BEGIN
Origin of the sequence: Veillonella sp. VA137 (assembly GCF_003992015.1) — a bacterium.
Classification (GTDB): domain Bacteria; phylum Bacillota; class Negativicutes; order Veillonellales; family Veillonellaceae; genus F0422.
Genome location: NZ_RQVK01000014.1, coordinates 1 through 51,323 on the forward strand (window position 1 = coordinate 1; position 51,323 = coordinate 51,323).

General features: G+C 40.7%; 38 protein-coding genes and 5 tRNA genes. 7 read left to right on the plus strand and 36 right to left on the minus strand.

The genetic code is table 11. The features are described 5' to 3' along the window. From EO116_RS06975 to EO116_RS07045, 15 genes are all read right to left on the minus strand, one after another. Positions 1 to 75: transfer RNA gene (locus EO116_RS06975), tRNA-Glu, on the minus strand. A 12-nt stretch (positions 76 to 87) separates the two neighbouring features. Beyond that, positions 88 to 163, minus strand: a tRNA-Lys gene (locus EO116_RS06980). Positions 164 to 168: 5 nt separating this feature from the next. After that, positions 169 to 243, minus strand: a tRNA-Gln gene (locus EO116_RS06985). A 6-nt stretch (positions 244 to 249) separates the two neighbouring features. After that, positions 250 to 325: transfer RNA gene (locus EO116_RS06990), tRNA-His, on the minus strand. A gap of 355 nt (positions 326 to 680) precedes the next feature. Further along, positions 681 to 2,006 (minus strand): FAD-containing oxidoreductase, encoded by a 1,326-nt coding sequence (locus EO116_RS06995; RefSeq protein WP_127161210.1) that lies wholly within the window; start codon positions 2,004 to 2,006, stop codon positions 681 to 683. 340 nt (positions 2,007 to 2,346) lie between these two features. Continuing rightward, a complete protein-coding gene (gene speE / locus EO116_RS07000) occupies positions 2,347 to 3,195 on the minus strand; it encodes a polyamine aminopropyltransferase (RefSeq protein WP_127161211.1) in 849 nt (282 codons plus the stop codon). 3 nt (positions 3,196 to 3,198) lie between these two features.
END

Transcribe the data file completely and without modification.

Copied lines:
Origin of the sequence: Veillonella sp. VA137 (assembly GCF_003992015.1) — a bacterium.
Classification (GTDB): domain Bacteria; phylum Bacillota; class Negativicutes; order Veillonellales; family Veillonellaceae; genus F0422.
Genome location: NZ_RQVK01000014.1, coordinates 1 through 51,323 on the forward strand (window position 1 = coordinate 1; position 51,323 = coordinate 51,323).

General features: G+C 40.7%; 38 protein-coding genes and 5 tRNA genes. 7 read left to right on the plus strand and 36 right to left on the minus strand.

The genetic code is table 11. The features are described 5' to 3' along the window. From EO116_RS06975 to EO116_RS07045, 15 genes are all read right to left on the minus strand, one after another. Positions 1 to 75: transfer RNA gene (locus EO116_RS06975), tRNA-Glu, on the minus strand. A 12-nt stretch (positions 76 to 87) separates the two neighbouring features. Beyond that, positions 88 to 163, minus strand: a tRNA-Lys gene (locus EO116_RS06980). Positions 164 to 168: 5 nt separating this feature from the next. After that, positions 169 to 243, minus strand: a tRNA-Gln gene (locus EO116_RS06985). A 6-nt stretch (positions 244 to 249) separates the two neighbouring features. After that, positions 250 to 325: transfer RNA gene (locus EO116_RS06990), tRNA-His, on the minus strand. A gap of 355 nt (positions 326 to 680) precedes the next feature. Further along, positions 681 to 2,006 (minus strand): FAD-containing oxidoreductase, encoded by a 1,326-nt coding sequence (locus EO116_RS06995; RefSeq protein WP_127161210.1) that lies wholly within the window; start codon positions 2,004 to 2,006, stop codon positions 681 to 683. 340 nt (positions 2,007 to 2,346) lie between these two features. Continuing rightward, a complete protein-coding gene (gene speE / locus EO116_RS07000) occupies positions 2,347 to 3,195 on the minus strand; it encodes a polyamine aminopropyltransferase (RefSeq protein WP_127161211.1) in 849 nt (282 codons plus the stop codon). 3 nt (positions 3,196 to 3,198) lie between these two features.